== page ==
A Colonial Time Capsule

In 1795, Samuel Adams and Paul Revere placed a box under the foundation of the new Massachusetts State House.  On Tuesday, that box was opened — very carefully.

Inside, a conservator from the Boston Museum of Fine Arts found five folded newspapers, two dozen coins including a “Pine Tree Schilling” from 1652, a George Washington medal, a Massachusetts seal, and a silver plate made for the occasion by ace silversmith Paul Revere himself.  Even cooler, the silver plate has visible fingerprints on it . . . presumably those of the man whose famous midnight ride warned colonists that “the British are coming” and helped trigger the American Revolution.

Although news reports describe the box as a time capsule, technically that is not correct because time capsules are designed to be opened at a particular date — usually, a century or two later.  Instead, the box is part of a much more ancient tradition of putting material in the foundation of building.  That practice dates back to ancient Mesopotamia and, over the centuries, has been employed in the construction of colossal medieval cathedrals and, more recently, been adopted by fraternal organizations like the Masons.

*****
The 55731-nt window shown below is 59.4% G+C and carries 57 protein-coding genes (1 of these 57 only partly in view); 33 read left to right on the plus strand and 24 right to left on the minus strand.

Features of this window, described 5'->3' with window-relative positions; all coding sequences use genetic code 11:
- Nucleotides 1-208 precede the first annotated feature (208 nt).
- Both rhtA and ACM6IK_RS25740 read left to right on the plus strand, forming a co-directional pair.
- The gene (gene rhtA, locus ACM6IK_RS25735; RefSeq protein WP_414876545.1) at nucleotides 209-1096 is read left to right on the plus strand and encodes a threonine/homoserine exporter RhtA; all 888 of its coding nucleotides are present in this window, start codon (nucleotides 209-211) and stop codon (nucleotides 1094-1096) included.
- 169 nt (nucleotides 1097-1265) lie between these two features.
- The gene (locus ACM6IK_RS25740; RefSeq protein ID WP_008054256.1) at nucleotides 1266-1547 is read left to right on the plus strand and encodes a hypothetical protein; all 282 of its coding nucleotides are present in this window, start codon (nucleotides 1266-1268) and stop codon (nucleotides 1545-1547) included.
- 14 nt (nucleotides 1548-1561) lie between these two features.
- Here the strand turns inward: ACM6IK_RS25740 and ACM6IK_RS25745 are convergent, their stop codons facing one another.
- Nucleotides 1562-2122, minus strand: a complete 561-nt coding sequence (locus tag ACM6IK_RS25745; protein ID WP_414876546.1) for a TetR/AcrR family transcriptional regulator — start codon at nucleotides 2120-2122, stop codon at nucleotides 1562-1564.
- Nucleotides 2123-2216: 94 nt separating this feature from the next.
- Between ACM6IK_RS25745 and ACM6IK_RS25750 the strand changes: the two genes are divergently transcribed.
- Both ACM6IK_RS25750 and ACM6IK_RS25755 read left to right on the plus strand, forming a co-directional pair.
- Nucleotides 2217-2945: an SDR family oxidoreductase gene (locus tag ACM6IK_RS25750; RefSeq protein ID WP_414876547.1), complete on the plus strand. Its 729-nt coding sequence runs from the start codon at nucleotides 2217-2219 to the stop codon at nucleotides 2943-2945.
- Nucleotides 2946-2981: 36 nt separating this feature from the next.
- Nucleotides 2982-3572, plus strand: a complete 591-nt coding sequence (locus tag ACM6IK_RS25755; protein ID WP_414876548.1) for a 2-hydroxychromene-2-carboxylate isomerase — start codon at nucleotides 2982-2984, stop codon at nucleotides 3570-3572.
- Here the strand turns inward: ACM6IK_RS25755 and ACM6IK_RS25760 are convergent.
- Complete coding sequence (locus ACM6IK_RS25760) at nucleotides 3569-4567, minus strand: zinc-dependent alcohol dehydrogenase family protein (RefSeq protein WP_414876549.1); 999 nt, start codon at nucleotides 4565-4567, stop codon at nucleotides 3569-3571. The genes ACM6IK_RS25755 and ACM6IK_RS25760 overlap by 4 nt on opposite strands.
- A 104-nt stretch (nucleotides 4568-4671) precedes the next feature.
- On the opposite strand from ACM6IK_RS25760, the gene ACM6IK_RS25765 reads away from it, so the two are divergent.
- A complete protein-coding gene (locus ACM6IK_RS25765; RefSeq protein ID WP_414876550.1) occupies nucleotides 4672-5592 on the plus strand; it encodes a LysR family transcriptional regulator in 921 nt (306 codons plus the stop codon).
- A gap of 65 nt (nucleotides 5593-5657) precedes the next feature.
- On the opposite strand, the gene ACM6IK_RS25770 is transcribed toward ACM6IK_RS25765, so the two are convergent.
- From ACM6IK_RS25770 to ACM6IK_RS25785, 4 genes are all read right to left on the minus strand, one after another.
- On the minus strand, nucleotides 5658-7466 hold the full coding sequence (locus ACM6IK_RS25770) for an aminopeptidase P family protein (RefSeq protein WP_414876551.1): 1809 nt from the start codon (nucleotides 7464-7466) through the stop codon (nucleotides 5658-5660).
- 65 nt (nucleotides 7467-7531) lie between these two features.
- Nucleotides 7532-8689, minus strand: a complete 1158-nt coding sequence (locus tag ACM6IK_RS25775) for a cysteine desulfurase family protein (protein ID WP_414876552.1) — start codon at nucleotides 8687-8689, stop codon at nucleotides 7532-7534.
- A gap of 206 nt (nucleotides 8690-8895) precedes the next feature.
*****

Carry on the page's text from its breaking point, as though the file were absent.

Indeed, in 1793 George Washington laid such a ceremonial cornerstone in the foundation of the U.S. Capitol building.  That ceremonial cornerstone has never been found and its contents are unknown — although I’m guessing it has played a role in a Dan Brown-type novel or a Nicholas Cage movie.

The Lost Symbol

Although my reading taste typically runs to non-fiction, occasionally I like to dip my toe into popular fiction.  That is how I came to read The Lost Symbol, by Dan Brown.  It probably is the last time I read a fiction bestseller without a recommendation from a trusted fellow reader.

I had read The DaVinci Code and Angels and Demons and I didn’t think either of them was particularly compelling, so I probably should have passed on The Lost Symbol.  My rule, though, is that once I start to read a book I am obligated to finish it.  Therefore, after I started The Lost Symbol, I soldiered on to the end.  It didn’t take long for it to become a struggle.  I think part of the problem, for me, is that I just don’t care for the “thriller” genre, where the hero possesses an improbable combination of immediate knowledge and skills and events unfold at breakneck speed.  I think The Lost Symbol describes the period of about 24 hours, and for most of the book the characters are racing from place to place in Washington, D.C., all the time having meaningful expository or puzzle-solving conversations.  We are taken from the Capitol to the Library of Congress Reading Room to the National Cathedral to various other D.C. landmarks, and in each location we learn in weird, often extraneous detail about its construction, symbology and Masonic influences.